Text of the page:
Friday, May 23, 2008

Climate change: how big is the cap?

How does emissions trading work? The textbook answer is that the government sets a cap on emissions, issues that many permits, then demands that polluters return enough to cover their emissions. Polluters trade permits amongst themselves to determine who gets the right to pollute within the cap. Pared down to the basics like this, one thing is immediately apparent: every ton of CO2-equivalent requires a permit, so the environmental effectiveness of the scheme is determined solely by the size of the cap. The lower the cap, the less carbon dioxide is emitted, and the greater the financial incentive to invest in efficiencies or simply stop polluting entirely.

The key question for New Zealand's ETS then is "how big is the cap"? In its first phase, the EU ETS made the mistake of overallocating, distributing so many permits that polluters had no need to reduce emissions and no incentive to do so. We don't want to make the same mistake as them.

Fortunately, there's a clue in the Budget. The Notes to the Forecast Financial Statements includes a note on provisions for ETS credits. This is basically a way of tracking the expenses and revenue as the government allocates credits (the loss of an asset, and hence an expense) and then has them returned (the gain of an asset, and hence revenue; I'm not sure where actual revenue from the sale of credits is booked or forecast). Divide those numbers by Treasury's current carbon price (NZ$22.18/ton, according to their latest estimate) and you get an idea of how many carbon credits the government plans to allocate. Using the "expenses" line (which is the value of credits allocated), the numbers come out like this:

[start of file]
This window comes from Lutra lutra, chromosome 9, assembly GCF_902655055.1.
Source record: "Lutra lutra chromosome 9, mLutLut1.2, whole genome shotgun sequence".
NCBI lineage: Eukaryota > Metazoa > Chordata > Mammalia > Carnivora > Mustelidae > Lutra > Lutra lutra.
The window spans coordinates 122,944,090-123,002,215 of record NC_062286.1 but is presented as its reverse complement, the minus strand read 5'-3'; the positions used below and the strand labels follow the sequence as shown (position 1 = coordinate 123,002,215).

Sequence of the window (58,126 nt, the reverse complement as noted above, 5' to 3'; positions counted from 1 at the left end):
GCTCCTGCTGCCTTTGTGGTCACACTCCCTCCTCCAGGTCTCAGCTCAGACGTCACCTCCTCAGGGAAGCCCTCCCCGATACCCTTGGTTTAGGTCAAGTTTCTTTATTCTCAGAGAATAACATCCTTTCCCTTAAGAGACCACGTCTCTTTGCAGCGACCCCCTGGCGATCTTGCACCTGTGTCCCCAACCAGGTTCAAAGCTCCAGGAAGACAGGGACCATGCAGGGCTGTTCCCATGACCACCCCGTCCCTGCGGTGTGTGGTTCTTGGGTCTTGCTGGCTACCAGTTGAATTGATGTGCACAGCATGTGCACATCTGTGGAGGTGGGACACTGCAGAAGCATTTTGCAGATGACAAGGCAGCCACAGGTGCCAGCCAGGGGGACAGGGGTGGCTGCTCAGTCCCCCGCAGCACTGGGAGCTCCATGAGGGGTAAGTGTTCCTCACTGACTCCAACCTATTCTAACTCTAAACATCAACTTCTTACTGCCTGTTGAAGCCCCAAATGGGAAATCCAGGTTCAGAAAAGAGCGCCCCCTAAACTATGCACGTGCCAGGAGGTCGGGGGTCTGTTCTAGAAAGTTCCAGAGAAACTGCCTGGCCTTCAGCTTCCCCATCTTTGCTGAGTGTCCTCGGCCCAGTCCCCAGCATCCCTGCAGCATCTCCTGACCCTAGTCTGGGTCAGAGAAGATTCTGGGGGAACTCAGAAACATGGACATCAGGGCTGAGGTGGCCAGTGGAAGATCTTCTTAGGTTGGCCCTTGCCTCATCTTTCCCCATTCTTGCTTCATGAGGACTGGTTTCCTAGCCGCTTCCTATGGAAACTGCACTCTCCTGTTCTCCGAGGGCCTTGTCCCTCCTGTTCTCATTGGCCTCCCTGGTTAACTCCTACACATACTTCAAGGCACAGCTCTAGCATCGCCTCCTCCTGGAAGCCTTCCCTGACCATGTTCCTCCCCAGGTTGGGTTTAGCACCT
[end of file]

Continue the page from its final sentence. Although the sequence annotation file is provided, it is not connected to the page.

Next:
• 2009: 33.77 MTCO2-e
  • 2010: 16.05 MTCO2-e
  • 2011: 23.58 MTCO2-e
  • 2012: 23.58 MTCO2-e

For a total of ~100 MTCO2-e over CP1.

The next question is "how does this compare with demand"? Different sectors enter the ETS at different times, but the government's Net Position Report 2008: Projected balance of emissions units during the first commitment period of the Kyoto Protocol [PDF] has some details on projected emissions. Here's some rough figures:

  • Forestry: The government plans to allocate 21 MTCO2-e to cover deforestation for the whole 5 years, but the latest net position only expects the forestry sector to use 17 MTCO2-e (it can sell the rest for profit).
  • Energy (excluding transport): This enters the ETS in 2010. Projected emissions are on p42, and average 18.32 MTCO2-e a year over the period. However, that includes around 5 MTCO2-e / year of "other fuel combustion" (agricultural and forestry machinery) and fugitive emissions. The former will be included from 2011 under liquid fossil fuels, while the latter doesn't seem to be included at all. Call it 13.32 MTCO2-e a year for a nice, round number, for a total demand of ~40 MTCO2-e.
  • Industry: This enters the ETS in 2010, and projected emissions average 4.3 MTCO2-e / yr. So that's ~13 MTCO2-e over the whole period.
  • Liquid fossil fuels: This now enters the ETS in 2011, and projected emissions are 14.2 MTCO2-e / year. To that we need to add the 3.2 MTCO2-e / year of "other fuel combustion", for a total demand of ~35 MTCO2-e.

So total demand will be ~105 MTCO2-e. Which means someone is going to come up short and either have to reduce their emissions, or buy in credits from overseas to cover them. Which they do doesn't matter - a ton of carbon is a ton of carbon, and the atmosphere doesn't care where it comes from (or rather, doesn't come from); the important thing is that we're not overallocating, and that emitters are going to have to do something in order to stay within the cap.